Let’s use the media to inspire our youth to do great things. Let’s take the old perceptions of males and females and turn them inside out in a positive way. Our children should be reaching for the stars, and we as adults should be pointing these kids in the right direction. Though not as strongly as in earlier years, the portrayal of both men and women on TV is largely traditional and stereotypical. This serves to promote a polarization of gender roles. [With femininity are associated traits such as emotionality, prudence, co-operation, a communal sense, and compliance. Masculinity tends to be associated with such traits as rationality, efficiency, competition, individualism and ruthlessness.]

Meehan has shown how on TV, ‘good’ women are presented as submissive, sensitive and domesticated; ‘bad’ women are rebellious, independent and selfish. The ‘dream-girl’ stereotype is gentle, demure, sensitive, submissive, non-competitive, sweet- natured and dependent. The male hero tends to be physically strong, aggressive, assertive, takes the initiative, is independent, competitive and ambitious. TV and film heroes represent goodness, power, control, confidence, competence and success. They are geared, in other words, to succeed in a competitive economic system. There is no shortage of aggressive male role-models in Westerns, war films and so on. Many boys try to emulate such characteristics through action and aggression.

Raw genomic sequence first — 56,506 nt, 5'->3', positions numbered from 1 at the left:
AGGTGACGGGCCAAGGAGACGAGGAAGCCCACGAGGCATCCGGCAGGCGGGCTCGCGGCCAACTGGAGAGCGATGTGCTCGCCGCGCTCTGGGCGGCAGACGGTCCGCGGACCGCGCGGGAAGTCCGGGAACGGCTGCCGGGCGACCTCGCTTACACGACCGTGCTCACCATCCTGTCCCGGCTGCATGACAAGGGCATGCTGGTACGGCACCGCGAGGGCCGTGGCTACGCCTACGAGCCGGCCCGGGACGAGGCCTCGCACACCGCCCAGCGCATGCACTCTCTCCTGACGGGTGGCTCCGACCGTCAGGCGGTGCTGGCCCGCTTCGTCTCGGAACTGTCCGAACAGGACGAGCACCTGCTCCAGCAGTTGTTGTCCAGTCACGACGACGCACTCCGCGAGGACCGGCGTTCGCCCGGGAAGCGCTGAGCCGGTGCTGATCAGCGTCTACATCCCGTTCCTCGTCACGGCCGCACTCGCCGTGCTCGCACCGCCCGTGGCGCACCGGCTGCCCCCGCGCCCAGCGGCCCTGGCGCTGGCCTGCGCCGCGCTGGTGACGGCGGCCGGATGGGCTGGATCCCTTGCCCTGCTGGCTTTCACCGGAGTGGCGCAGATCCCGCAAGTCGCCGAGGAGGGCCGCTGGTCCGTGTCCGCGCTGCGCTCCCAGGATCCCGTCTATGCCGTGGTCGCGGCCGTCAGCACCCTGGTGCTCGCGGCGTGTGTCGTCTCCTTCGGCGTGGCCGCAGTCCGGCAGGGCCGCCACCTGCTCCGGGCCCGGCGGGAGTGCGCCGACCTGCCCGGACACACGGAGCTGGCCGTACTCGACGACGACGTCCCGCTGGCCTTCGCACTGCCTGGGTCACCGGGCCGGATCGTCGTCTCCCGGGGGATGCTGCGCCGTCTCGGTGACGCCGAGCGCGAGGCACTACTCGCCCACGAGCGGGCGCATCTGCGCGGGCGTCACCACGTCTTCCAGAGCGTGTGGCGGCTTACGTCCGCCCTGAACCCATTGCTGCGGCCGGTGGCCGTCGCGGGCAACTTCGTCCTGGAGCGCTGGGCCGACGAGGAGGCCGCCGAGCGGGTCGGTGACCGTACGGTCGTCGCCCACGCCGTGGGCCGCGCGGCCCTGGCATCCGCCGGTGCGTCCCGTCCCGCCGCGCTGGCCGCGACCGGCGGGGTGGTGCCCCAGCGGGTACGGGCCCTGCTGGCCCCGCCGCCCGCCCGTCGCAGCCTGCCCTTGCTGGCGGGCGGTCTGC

There are few women in the heroic role played by Sigourney Weaver in Aliens. Men tend to be shown as more dominant, more violent and more powerful than women. Men on TV are more likely to disparage women than vice versa. They drive, drink and smoke more, do athletic things, and make more plans. They are found more in the world of things than in relationships. Women on TV tend to be younger than the men, typically under 30.

So TV images largely reflect traditional patriarchal notions of gender. Stereotypical masculinity, for instance, is portrayed as natural, normal and universal, but it is fact a particular construction. It is largely a white, middle-class heterosexual masculinity. This is a masculinity within which any suggestion of feminine qualities or homosexuality is denied, and outside which women are subordinated. The notion of ‘natural’ sex differences help to preserve the inequalities on which our economic system continues to be based.